Scouterna - The Swedish Guides and Scouts
Girl Guiding/Girl Scouting introduced: 1910 - Founder Member of WAGGGS
Number of Girl Guides/Girl Scouts: 28546 (31/12/2012)
Status: Full Member
Admits boys: No
Box 420 34
SE 126 12 STOCKHOLM
- Svenska Scoutförbundet (SSF)
- SMU Scout (SMU-S)
- Kfuk Och Kfums Scoutförbund (KFUK-KFUM)
- Frälsningsarméns Scoutförbund (FA)
- Nykterhetsrörelsens Scoutförbund (NSF)
Jag lovar att efter bästa förmåga följa scoutlagen.
I promise to do my best to follow the Scout Law.
1 En scout visar vördnad för Gud och hans ord.
2 En scout är ärlig och pålitlig.
3 En scout är vänlig och hjälpsam.
4 En scout visar hänsyn och är en god kamrat.
5 En scout möter svårigheter med gott humör.
6 En scout lär känna och vårdar naturen.
7 En scout känner ansvar för sig själv och andra‡.
‡The word ‘andra’ (others) is a Swedish expression for society, and the clause as a whole means responsibility to the communities in which we live.
1 A Scout seeks his/her faith and respects the faith of others.
2 A Scout is honest and reliable.
3 A Scout is friendly and helpful.
4 A Scout is considerate to others and trustworthy as a friend.
5 A Scout faces difficulties without complaining.
6 A Scout learns about nature and is concerned with its conservation.
7 A Scout feels responsibility for herself and others.
En miniorscout vill vara ärlig och hjälpsam och göra sitt bästa.
A Minior Guide is honest and helpful and tries to do her best.
Var redo - Be Prepared - Always prepared!
Senior Guide 15-18
(called Ranger Guide by the Swedish
YWCA-YMCA Guides and Scouts)
Junior Guide 10-11
Minior Guide 8-9
Beaver Guide 6-7
(not all units have Beaver Guides)
Development of the movement:
The first groups of Guides were formed in Sweden as early as 1910, and by 1913 the foundations of Swedish Guiding had been laid.
The Swedish Guide and Scout Council (Svenska Scoutrådet)
The Council is a co-operative body for the Swedish Guide and Scout Associations. Over the years it has developed co-operative bodies for Scouting in Sweden and, after the merge to co-educational Associations, a joint committee was formed in 1968 from these two bodies – the Swedish Guide and Scout Union, with the working title The Swedish Guide and Scout Council. In 1982 the name was changed to be solely The Swedish Guide and Scout Council.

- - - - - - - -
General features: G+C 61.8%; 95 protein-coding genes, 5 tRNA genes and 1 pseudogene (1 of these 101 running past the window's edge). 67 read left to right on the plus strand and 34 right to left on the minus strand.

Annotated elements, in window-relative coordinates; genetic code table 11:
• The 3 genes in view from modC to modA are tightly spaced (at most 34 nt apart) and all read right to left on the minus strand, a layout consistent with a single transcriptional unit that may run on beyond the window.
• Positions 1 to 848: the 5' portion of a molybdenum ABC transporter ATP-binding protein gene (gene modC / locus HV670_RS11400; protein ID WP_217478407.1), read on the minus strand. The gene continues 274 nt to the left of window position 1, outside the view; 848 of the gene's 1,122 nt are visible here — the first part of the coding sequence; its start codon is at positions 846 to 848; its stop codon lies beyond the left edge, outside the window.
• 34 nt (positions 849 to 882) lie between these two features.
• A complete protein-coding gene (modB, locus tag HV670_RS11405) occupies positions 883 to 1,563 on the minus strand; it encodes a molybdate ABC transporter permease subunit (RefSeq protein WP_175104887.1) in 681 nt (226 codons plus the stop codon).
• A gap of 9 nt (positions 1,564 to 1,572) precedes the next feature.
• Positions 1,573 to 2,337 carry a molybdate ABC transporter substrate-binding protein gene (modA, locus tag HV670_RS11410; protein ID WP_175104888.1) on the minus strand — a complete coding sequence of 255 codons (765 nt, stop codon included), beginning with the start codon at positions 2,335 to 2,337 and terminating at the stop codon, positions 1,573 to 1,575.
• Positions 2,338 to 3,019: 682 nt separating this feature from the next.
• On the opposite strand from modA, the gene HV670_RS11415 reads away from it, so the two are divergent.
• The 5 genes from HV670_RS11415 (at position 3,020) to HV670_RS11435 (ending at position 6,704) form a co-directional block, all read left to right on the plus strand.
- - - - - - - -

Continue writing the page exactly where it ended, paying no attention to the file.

The Swedish Guide and Scout Council deal with most international matters, as well as joint questions and projects concerning the five Associations. The Council also represents Swedish Guiding and Scouting in the World Association and other member countries, as well as other organizations and authorities. It is also responsible for maintaining contact with the public and publishes the magazine ‘Redo för Scouting.’
Units are usually open to both boys and girls. The programme is divided into four age groups, its aim is individuality and projects are based on the principles of individual development. The planning of programmes and activities has been influenced by the structural changes which have taken place in Swedish society and there is an increased emphasis on adult education, nature conservation and ecology.
Members with special needs are also integrated into companies and packs if possible, and the Association has units for members with special needs.
Relationship to society:
The Swedish Guide and Scout Council encourages participation in schemes to help community development. Members have raised funds for community projects in Sri Lanka, Tanzania and Zimbabwe, as well as contributing financially to research work on disabilities, and helping to fund the opening of special homes and schools.
Communication and Co-operation
Since the beginning of the nineties, the Swedish Guide and Scout Council have had an active link with the Guide and Scout Movement in Latvia. Through this project they hope to create possibilities for contacts between local groups in Sweden and Latvia, and to work together with programmes, training and organization.
The Council has contacts with organizations which work on similar projects including the Svenska Kyrkans Unga (Youth of the Swedish Church) and Sveriges Kyrkliga Studieförbund (The Swedish Church Association for Education), Svenska Röda Korset (Swedish Red Cross), Rädda Barnen (Swedish Save the Children), as well as UNHCR in Sweden.
Leadership training is carried out at local, regional and national levels.
Outdoor and Environmental Activities
Outdoor activities play an important role in Swedish Guiding and Scouting. Many groups own forest huts and these are used by Guides and Scouts on weekends. Guides and Scouts are trained in tracking and orienteering, skills which are essential for survival in Swedish forests. Summer camping is also very popular, and camps vary in size from 20 participants to several thousand. In 2001, the first national Jamboree ‘scout 2001’ was organized involving all associations. 25,000 Scouts and Guides from all over the world gathered at this event. Camps are also organized for the disabled